When the NDP did win elections provincially, it won running from the centre, and the federal NDP would be no different, she wrote in a recent Toronto Star column. She advised that in a succession race, a centrist would win out over someone who wanted the party to go hard left.
One can quibble with Hebert's version of history. In 1944, Tommy Douglas and the CCF swept to power in Saskatchewan as avowed socialists. They governed for 20 years. In polarized B.C., Dave Barrett ran from the left and won in 1972, and Glen Clark did the same in 1996. Bob Rae won in Ontario in 1990 pointing out big corporations paid little income tax.
Giving counterexamples is not enough to reject the point made by Hebert, however. Political scientists have been looking at centrists, called variously the uncommitted, the non-partisan, or non-aligned voter for decades.
It's easy to image undecided voters, indifferent to the status quo, sitting in the centre of the political spectrum, waiting for parties to come to them.
Most voters do not follow politics closely, if at all. Specialists want to know: what triggers their vote?
Parties, political scientists and journalists answer that individual voters act much as consumers.
Voters support one party over another, favour one leader rather than another, or vote on an issue dear to them, much as they choose between brands of soda pop.
Understanding this, parties market themselves to electors. As "suppliers" of voter-friendly politics, they woo potential buyers. It is understood that which leader makes the product pitch and how that leader projects to the public, are just as important as what is on offer, and maybe more.
In this political world, centrist positioning is taken for granted. There is no real battle of ideas. Issues change; policy stances are disposable.
Election campaigns are mostly theatre for the masses.
When parties of the left accept these ideas, become centrist in orientation, they part company with those who count on their support.
In the consumer/supplier view of the political world, elections are fought out in front of a neutral backdrop: political society does not figure as such. Movements for change can be reduced to individual choices.
The real world of politics exists on another, bigger scale; it is about more than individuals buying or rejecting political messages.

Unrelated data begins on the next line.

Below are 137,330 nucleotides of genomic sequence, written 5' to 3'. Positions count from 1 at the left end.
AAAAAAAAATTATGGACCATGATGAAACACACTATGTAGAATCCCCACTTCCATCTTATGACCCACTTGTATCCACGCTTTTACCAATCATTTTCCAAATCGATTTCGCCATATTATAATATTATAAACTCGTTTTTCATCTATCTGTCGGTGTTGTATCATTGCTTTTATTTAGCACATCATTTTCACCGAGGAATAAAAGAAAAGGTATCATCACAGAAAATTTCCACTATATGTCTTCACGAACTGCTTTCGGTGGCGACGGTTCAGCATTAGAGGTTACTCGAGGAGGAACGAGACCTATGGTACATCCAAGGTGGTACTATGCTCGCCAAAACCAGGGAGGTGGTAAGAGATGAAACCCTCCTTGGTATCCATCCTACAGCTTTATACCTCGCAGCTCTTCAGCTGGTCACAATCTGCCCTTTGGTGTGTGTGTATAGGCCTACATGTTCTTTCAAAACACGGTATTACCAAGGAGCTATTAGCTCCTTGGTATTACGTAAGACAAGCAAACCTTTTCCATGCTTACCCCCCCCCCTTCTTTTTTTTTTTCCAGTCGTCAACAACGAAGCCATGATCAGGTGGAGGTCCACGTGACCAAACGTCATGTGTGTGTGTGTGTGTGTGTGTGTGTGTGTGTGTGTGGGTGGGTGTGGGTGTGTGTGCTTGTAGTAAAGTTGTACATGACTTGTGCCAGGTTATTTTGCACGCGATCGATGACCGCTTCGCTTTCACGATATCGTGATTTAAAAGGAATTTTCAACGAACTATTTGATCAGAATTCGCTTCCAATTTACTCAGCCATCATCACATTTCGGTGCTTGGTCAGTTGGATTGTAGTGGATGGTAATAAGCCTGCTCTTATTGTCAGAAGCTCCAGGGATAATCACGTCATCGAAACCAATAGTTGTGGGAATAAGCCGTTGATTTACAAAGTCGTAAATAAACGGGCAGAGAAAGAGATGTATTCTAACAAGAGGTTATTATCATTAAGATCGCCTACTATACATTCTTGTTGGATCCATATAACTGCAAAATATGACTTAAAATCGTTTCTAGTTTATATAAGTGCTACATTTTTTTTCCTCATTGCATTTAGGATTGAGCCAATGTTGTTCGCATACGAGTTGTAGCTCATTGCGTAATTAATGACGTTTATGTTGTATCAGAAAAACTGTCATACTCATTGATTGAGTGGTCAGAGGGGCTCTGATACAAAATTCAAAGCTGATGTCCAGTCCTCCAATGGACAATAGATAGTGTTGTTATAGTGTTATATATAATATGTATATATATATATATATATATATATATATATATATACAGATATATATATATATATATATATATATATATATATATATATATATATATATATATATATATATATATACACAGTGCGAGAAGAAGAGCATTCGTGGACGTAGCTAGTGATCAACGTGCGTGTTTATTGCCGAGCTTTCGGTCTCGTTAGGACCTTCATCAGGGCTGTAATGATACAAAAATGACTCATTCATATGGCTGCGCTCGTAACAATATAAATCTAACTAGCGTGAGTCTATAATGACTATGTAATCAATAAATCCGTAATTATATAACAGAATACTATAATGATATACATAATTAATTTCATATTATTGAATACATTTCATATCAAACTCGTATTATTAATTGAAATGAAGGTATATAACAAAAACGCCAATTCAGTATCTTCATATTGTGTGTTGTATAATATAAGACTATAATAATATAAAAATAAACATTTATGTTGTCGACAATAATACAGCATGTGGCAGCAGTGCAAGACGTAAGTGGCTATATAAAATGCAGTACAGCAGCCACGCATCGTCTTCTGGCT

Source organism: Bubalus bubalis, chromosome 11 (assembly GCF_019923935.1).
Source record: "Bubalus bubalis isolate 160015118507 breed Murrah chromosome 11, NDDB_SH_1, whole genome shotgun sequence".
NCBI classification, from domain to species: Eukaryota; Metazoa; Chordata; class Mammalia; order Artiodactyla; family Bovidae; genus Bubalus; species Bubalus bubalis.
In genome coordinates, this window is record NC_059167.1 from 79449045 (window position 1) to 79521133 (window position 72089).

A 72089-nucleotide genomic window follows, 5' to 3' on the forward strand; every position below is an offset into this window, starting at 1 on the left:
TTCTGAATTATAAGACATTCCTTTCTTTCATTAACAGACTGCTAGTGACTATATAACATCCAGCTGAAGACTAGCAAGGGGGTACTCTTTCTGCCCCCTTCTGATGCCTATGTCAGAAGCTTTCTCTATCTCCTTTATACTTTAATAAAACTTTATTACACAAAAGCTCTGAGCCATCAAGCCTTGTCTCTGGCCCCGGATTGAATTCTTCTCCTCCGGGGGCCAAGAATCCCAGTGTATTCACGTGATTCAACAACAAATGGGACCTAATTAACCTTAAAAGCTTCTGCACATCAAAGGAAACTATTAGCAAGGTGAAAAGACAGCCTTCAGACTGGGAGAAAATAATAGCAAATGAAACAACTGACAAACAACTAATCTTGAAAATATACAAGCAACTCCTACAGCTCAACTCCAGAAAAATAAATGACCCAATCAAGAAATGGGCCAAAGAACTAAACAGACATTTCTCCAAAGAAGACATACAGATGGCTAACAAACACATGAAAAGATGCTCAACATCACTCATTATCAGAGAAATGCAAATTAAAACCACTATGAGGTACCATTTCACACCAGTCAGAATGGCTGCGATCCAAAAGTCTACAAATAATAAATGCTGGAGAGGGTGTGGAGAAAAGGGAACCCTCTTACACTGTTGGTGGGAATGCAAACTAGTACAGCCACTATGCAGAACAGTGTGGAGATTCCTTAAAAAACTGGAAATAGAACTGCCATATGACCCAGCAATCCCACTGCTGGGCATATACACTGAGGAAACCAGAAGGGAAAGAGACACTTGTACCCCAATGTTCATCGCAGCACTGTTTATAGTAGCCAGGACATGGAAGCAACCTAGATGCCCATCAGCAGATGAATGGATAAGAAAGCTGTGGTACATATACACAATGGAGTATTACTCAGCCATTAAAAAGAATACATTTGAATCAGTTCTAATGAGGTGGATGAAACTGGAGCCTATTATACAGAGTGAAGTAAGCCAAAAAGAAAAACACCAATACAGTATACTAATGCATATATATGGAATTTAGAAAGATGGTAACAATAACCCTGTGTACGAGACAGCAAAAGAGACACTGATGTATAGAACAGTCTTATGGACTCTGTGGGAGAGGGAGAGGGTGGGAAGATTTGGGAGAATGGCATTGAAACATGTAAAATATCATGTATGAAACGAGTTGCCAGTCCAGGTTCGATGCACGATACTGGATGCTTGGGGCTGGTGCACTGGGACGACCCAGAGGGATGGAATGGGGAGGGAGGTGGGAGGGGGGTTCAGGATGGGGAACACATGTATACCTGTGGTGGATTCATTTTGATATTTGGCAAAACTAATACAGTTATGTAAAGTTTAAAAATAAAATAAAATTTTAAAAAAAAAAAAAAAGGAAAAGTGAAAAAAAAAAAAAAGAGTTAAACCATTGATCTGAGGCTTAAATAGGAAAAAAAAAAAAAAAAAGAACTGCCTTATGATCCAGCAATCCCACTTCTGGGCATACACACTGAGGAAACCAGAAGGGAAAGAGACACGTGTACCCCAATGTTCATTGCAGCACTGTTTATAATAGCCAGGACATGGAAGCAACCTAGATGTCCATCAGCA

In Canada, as elsewhere, politics is continuous: confrontations between opposing economic interests are a constant. People on the left work for change in society at large.
Companies look to secure advantages from governments. Workers defend wages and benefits from employers aiming to reduce costs.
In wider society, women caucus and organize to break the stranglehold men exert within most organizations.
Environmental organizations fight for a healthy habitat.
Corporations face opposition from communities concerned about plant shutdowns or mine closures.
Aboriginals contest the Canadian Constitution.
The unemployed fight rules that deny them the insurance they paid to obtain.
Political parties of the left exist to reverse the prevailing balance of political forces, not sell out the weaker groups.
Left politics requires social movements and parties that embody their ideas.
Centre-left parties represent people who rely on wages, salaries, pensions, welfare, EI, student loans and grants to live. They work against injustices dealt out to the poor, the sick, the weak, the newcomer and Indigenous people. When a party such as the NDP forgets why it exists, its constituents desert.
The corporate world organizes itself to demonize the left and centre-left parties. In this it has been wildly successful.
Canadian corporations have been poor at delivering benefits for all. They have been exceedingly clever at getting people to believe that lower wages lead to prosperity, and that small government and lower taxes make more sense than widely available, quality public services.
Owning the media ensures corporate-sponsored policies become commonplace, while ideas for significant change lack oxygen.
Featuring conservative columnists works. So does supporting right-wing think-tanks.
Even the CBC plays along.
The political "centre" has been pushed so far to the right that the first act of the self-styled progressive Trudeau Liberals was to cut income taxes for the wealthy.
At the upcoming Edmonton convention April 8-10, those who say the NDP has "lost its way" deserve a hearing.
Canada needs a party to represent youth, indebted students, wage and salary earners, the unemployed, welfare recipients, homeless and poorly housed Canadians, First Nations and minorities, independent of what delegates decide about the leadership of Tom Mulcair.
If Tom Mulcair experiences, as W.B. Yeats would have it, "The Second Coming," then it is worth quoting from the great poem: "Things fall apart; the centre cannot hold."
Author: Duncan Cameron